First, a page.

For two weeks, the neurological physical therapist with an emphasis on amputee rehab worked at the Hanger Prosthetic Clinic at HAS, on some days seeing more than 20 patients. Some had not yet even touched their amputated leg and had to be helped through desensitization, fitting and wearing prostheses for walking and balance.

Not all the patients were new amputees. Many arrived seeking care for old injuries, such as one woman who had lost her leg 22 years ago in a motorcycle accident. She had never had a prosthetic leg, and used crutches to get around and care for four children.

“She was one of the first people I was able to fit with a prosthesis,” Kramer-Urner said. “Up in the parallel bars she was able to stand on two legs for the first time in decades. It made me cry.”

Another patient, a man in his seventies, came down the mountains on a horse. He’d lost his leg many years prior and had also never had an artificial limb. In just one day, he was able to don a prosthesis, stand and walk with the aid of a walker.

The experience changed Kramer-Urner’s perspective. Now the little things that might otherwise bothered her are meaningless.

“I’ve been to Haiti,” she said. “It changed my tune in a really good way.”

Soon her husband, Dave Kramer-Urner, PT, also a physical therapist, will be able to share that perspective. He was scheduled to travel to Haiti this month as a volunteer with Physicians for Peace.

Six months after the quake, volunteers – orthotists, prosthetists, technicians and physical therapists –are still very much needed and will be for years to come, officials say. The first step is to contact one of the organizations currently working there to provide care. Winging it is highly discouraged.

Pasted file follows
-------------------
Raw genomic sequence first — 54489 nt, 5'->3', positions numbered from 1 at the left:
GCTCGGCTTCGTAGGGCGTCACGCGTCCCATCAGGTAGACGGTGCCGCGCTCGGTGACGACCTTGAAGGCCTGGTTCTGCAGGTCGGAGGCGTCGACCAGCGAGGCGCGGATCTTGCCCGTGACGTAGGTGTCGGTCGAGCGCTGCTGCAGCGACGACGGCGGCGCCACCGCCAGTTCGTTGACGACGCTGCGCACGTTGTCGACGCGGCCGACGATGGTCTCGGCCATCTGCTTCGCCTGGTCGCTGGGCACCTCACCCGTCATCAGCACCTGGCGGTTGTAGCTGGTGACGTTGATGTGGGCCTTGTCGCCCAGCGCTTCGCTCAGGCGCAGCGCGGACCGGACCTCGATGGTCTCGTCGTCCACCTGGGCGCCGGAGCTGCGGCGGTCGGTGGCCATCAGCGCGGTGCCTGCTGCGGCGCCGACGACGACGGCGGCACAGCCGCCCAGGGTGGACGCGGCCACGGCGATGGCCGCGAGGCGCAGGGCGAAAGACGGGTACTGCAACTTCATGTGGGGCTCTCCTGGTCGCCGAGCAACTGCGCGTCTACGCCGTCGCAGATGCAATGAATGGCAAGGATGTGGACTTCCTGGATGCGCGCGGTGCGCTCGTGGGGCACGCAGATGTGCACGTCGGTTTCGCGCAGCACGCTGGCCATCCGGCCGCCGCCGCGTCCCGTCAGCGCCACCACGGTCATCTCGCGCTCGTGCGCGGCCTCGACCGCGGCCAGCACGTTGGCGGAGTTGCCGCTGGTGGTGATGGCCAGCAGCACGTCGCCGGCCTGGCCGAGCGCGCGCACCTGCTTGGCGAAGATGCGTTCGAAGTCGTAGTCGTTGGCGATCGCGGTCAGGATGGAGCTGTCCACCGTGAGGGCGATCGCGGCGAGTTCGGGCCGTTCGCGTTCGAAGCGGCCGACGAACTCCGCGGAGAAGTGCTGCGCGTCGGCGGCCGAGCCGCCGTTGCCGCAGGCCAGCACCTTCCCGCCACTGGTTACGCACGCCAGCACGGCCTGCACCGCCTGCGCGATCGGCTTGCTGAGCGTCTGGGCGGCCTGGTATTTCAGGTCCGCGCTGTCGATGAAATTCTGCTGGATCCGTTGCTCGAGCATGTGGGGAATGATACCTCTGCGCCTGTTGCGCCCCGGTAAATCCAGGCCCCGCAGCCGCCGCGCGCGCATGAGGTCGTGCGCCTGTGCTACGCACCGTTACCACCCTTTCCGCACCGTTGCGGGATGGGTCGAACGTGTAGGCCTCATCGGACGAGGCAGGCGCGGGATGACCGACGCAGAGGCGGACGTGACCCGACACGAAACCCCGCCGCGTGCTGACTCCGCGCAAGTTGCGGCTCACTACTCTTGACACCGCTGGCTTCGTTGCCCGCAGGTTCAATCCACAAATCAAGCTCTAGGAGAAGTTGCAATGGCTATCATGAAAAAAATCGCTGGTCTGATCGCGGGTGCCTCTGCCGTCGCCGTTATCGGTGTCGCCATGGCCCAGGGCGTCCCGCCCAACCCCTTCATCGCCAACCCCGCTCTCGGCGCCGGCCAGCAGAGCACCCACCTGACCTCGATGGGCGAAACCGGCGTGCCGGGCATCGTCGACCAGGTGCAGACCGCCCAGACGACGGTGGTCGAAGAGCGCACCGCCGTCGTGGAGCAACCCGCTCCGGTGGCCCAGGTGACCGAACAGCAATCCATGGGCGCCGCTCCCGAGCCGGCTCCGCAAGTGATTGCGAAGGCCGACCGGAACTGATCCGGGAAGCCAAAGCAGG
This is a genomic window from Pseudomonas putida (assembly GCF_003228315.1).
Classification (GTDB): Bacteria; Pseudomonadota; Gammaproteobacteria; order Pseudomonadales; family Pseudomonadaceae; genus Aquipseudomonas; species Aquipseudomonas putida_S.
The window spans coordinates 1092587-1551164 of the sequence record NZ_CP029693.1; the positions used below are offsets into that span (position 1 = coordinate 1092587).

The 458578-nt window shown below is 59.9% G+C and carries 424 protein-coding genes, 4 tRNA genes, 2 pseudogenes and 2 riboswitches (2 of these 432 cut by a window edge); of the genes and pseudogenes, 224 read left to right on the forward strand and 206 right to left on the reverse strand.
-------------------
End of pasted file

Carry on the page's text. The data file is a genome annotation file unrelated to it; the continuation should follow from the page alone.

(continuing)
“The worst thing that can happen is for people to go in to Haiti and act like weekend warriors making legs,” Prusakowski said. “You’ve got to be coordinated with an organized group.”

The tips from those who have traveled to Haiti post quake go something like this: Leave your preconceived notions at home. Be willing to adapt to new techniques. If you think you’re going to treat a patient in Haiti the same way you do in the U.S., you’ll be sorely frustrated.  Be ready to work with simpler materials and techniques. Learn which techniques your volunteer group uses. Get your vaccinations and be prepared for anything.

“When people go hungry and don’t have shelter and the rainy season comes people get desperate and things happen,” Robert Kistenberg, MPH, CP, United States National Member Society Chair of the International Society of Prosthetics and Orthotics, told those assembled at the AAOP panel discussion. “You need to be aware of what you’re getting in to when you go to Haiti.”

Be ready, clinicians say, to do some teaching, some unglamorous work, and most of all, to advance the organization you’re helping.

“You can make legs, but spending time assisting the organization and the facility – repairing equipment for example – is key,” Prusakowski said.

If you want to send supplies, find out what’s needed by consulting the appropriate organizations’ websites.

“This problem is just 90 minutes away from [the United States], said Kevin Carroll, CP, FAAOP, vice president of Prosthetics for Bethesda, MD-based Hanger Orthopedic Group. “It’s important for us to help and do education and everything in our power to help [the Haitians] access prosthetic componentry for many years to come.”

L.W. Barnes is a freelance writer and editor based in Alexandria, VA.

Additional Resources:

Used prosthesis can be sent to Prosthetics and Component Clearinghouse (POCC) in Atlanta. The following link provides the guidelines:


MedShare International
c/o P.O.C.C.
3240 Clifton Springs Road
Decatur, GA 30034